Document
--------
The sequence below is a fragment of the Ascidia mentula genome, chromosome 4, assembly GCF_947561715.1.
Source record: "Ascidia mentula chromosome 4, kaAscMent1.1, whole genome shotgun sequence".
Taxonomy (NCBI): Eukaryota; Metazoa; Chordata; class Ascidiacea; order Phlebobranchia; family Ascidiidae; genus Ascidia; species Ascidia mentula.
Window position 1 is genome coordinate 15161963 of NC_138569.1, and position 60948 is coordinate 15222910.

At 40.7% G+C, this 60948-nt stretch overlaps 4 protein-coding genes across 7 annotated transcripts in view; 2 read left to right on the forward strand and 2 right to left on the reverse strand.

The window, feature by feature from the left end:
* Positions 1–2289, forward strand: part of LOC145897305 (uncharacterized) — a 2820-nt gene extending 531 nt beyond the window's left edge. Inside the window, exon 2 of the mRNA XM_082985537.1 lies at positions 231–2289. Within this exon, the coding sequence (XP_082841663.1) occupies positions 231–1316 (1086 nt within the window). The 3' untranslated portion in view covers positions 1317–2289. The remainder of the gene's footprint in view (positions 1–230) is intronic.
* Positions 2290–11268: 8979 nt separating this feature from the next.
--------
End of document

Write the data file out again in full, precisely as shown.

The sequence below is a fragment of the Ascidia mentula genome, chromosome 4, assembly GCF_947561715.1.
Source record: "Ascidia mentula chromosome 4, kaAscMent1.1, whole genome shotgun sequence".
Taxonomy (NCBI): Eukaryota; Metazoa; Chordata; class Ascidiacea; order Phlebobranchia; family Ascidiidae; genus Ascidia; species Ascidia mentula.
Window position 1 is genome coordinate 15161963 of NC_138569.1, and position 60948 is coordinate 15222910.

At 40.7% G+C, this 60948-nt stretch overlaps 4 protein-coding genes across 7 annotated transcripts in view; 2 read left to right on the forward strand and 2 right to left on the reverse strand.

The window, feature by feature from the left end:
* Positions 1–2289, forward strand: part of LOC145897305 (uncharacterized) — a 2820-nt gene extending 531 nt beyond the window's left edge. Inside the window, exon 2 of the mRNA XM_082985537.1 lies at positions 231–2289. Within this exon, the coding sequence (XP_082841663.1) occupies positions 231–1316 (1086 nt within the window). The 3' untranslated portion in view covers positions 1317–2289. The remainder of the gene's footprint in view (positions 1–230) is intronic.
* Positions 2290–11268: 8979 nt separating this feature from the next.